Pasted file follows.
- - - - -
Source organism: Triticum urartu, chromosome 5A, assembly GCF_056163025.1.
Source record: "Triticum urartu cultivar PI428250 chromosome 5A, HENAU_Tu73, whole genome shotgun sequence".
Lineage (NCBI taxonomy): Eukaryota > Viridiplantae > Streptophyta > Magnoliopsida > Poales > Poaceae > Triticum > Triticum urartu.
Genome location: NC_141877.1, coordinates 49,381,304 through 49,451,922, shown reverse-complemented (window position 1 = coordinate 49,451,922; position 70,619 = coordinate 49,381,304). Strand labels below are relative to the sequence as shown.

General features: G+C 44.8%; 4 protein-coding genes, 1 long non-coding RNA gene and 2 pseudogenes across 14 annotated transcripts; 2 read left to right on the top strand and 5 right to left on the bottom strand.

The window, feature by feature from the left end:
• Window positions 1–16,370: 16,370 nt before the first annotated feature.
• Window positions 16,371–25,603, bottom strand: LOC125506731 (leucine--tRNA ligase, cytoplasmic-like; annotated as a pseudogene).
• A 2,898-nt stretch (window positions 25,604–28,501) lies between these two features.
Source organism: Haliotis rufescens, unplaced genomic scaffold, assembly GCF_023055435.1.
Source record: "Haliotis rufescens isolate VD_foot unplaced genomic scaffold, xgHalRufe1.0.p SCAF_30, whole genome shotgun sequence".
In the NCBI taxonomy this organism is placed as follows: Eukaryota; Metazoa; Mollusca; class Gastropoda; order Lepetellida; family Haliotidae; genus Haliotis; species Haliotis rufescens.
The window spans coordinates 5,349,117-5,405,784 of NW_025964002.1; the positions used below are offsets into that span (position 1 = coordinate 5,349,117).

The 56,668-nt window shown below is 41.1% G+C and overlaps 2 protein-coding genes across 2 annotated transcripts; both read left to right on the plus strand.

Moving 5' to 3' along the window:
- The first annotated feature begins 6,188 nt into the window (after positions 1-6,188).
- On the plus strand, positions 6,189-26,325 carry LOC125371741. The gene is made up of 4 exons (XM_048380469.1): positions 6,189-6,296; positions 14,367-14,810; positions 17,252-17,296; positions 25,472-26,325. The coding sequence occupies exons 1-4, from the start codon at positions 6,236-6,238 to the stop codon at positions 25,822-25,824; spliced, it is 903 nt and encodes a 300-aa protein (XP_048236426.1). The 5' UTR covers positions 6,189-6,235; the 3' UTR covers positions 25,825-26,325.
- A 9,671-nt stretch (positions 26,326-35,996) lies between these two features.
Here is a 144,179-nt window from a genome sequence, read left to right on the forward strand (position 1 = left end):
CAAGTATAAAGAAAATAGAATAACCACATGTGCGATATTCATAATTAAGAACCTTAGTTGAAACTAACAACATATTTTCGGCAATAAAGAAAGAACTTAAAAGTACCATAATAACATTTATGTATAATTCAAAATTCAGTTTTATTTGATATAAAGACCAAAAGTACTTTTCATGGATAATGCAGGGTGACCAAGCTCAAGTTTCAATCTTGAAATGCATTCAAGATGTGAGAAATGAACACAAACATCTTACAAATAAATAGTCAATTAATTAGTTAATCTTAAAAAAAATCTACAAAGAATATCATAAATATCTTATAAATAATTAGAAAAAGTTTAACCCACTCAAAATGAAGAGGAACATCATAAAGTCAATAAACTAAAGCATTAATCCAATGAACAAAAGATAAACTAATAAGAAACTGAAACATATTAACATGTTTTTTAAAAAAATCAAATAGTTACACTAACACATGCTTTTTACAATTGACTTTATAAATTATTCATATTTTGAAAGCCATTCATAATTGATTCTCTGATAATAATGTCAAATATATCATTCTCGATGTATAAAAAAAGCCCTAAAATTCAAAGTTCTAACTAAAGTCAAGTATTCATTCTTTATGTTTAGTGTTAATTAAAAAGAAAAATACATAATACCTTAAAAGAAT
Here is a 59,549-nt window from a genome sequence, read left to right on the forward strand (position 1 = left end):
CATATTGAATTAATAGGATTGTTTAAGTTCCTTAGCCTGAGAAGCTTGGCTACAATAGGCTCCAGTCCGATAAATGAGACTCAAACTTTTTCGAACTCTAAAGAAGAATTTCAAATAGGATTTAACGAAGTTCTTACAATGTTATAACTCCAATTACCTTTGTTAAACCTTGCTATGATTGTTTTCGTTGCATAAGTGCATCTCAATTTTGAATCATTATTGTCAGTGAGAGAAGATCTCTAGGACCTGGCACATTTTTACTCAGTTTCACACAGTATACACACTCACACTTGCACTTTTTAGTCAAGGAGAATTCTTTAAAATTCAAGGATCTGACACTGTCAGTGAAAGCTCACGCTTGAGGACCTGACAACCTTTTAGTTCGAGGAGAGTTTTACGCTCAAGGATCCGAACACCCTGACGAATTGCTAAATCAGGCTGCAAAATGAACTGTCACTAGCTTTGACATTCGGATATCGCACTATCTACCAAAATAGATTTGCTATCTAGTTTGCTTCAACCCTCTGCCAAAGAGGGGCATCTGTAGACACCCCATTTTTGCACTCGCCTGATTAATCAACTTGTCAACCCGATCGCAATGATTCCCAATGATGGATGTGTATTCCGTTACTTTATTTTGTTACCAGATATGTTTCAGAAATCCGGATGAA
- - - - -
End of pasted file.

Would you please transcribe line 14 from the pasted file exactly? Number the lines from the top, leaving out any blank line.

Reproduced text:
The 56,668-nt window shown below is 41.1% G+C and overlaps 2 protein-coding genes across 2 annotated transcripts; both read left to right on the plus strand.